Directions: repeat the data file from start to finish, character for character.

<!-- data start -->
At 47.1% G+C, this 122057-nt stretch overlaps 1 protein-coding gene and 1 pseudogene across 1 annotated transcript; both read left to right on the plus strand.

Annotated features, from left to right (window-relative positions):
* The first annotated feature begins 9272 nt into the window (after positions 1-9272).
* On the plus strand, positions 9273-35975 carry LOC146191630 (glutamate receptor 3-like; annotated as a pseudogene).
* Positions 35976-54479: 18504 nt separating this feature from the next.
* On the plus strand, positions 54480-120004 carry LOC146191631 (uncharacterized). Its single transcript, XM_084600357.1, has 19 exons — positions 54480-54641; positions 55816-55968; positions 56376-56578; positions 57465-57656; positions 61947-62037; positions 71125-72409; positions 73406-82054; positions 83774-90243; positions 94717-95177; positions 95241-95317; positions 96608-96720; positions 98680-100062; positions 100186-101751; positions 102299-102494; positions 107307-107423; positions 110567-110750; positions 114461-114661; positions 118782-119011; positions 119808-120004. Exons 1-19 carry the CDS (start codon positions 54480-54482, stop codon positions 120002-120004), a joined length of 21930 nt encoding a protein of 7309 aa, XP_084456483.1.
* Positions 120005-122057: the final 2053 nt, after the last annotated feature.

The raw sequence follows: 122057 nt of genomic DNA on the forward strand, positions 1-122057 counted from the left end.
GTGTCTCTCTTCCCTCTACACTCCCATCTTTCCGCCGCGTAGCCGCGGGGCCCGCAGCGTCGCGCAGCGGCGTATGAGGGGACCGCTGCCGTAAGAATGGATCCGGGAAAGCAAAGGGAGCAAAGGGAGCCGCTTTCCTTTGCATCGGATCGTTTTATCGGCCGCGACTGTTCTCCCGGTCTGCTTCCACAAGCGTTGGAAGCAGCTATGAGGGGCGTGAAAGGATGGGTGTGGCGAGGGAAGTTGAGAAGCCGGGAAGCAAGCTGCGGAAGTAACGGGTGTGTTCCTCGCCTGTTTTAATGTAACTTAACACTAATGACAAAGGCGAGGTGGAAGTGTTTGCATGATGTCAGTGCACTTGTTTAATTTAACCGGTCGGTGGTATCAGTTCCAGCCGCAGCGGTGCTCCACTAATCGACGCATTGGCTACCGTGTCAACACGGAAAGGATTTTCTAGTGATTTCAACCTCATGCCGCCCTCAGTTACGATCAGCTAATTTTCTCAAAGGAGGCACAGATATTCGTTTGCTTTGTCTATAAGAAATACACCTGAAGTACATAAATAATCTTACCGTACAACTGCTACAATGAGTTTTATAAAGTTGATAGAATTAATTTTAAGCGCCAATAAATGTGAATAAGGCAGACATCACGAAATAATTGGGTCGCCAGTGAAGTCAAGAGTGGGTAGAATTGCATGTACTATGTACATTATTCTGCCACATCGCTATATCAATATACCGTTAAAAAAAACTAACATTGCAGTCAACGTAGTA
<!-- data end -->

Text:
At 47.1% G+C, this 122057-nt stretch overlaps 1 protein-coding gene and 1 pseudogene across 1 annotated transcript; both read left to right on the plus strand.

Annotated features, from left to right (window-relative positions):
* The first annotated feature begins 9272 nt into the window (after positions 1-9272).
* On the plus strand, positions 9273-35975 carry LOC146191630 (glutamate receptor 3-like; annotated as a pseudogene).
* Positions 35976-54479: 18504 nt separating this feature from the next.
* On the plus strand, positions 54480-120004 carry LOC146191631 (uncharacterized). Its single transcript, XM_084600357.1, has 19 exons — positions 54480-54641; positions 55816-55968; positions 56376-56578; positions 57465-57656; positions 61947-62037; positions 71125-72409; positions 73406-82054; positions 83774-90243; positions 94717-95177; positions 95241-95317; positions 96608-96720; positions 98680-100062; positions 100186-101751; positions 102299-102494; positions 107307-107423; positions 110567-110750; positions 114461-114661; positions 118782-119011; positions 119808-120004. Exons 1-19 carry the CDS (start codon positions 54480-54482, stop codon positions 120002-120004), a joined length of 21930 nt encoding a protein of 7309 aa, XP_084456483.1.
* Positions 120005-122057: the final 2053 nt, after the last annotated feature.

The raw sequence follows: 122057 nt of genomic DNA on the forward strand, positions 1-122057 counted from the left end.
GTGTCTCTCTTCCCTCTACACTCCCATCTTTCCGCCGCGTAGCCGCGGGGCCCGCAGCGTCGCGCAGCGGCGTATGAGGGGACCGCTGCCGTAAGAATGGATCCGGGAAAGCAAAGGGAGCAAAGGGAGCCGCTTTCCTTTGCATCGGATCGTTTTATCGGCCGCGACTGTTCTCCCGGTCTGCTTCCACAAGCGTTGGAAGCAGCTATGAGGGGCGTGAAAGGATGGGTGTGGCGAGGGAAGTTGAGAAGCCGGGAAGCAAGCTGCGGAAGTAACGGGTGTGTTCCTCGCCTGTTTTAATGTAACTTAACACTAATGACAAAGGCGAGGTGGAAGTGTTTGCATGATGTCAGTGCACTTGTTTAATTTAACCGGTCGGTGGTATCAGTTCCAGCCGCAGCGGTGCTCCACTAATCGACGCATTGGCTACCGTGTCAACACGGAAAGGATTTTCTAGTGATTTCAACCTCATGCCGCCCTCAGTTACGATCAGCTAATTTTCTCAAAGGAGGCACAGATATTCGTTTGCTTTGTCTATAAGAAATACACCTGAAGTACATAAATAATCTTACCGTACAACTGCTACAATGAGTTTTATAAAGTTGATAGAATTAATTTTAAGCGCCAATAAATGTGAATAAGGCAGACATCACGAAATAATTGGGTCGCCAGTGAAGTCAAGAGTGGGTAGAATTGCATGTACTATGTACATTATTCTGCCACATCGCTATATCAATATACCGTTAAAAAAAACTAACATTGCAGTCAACGTAGTA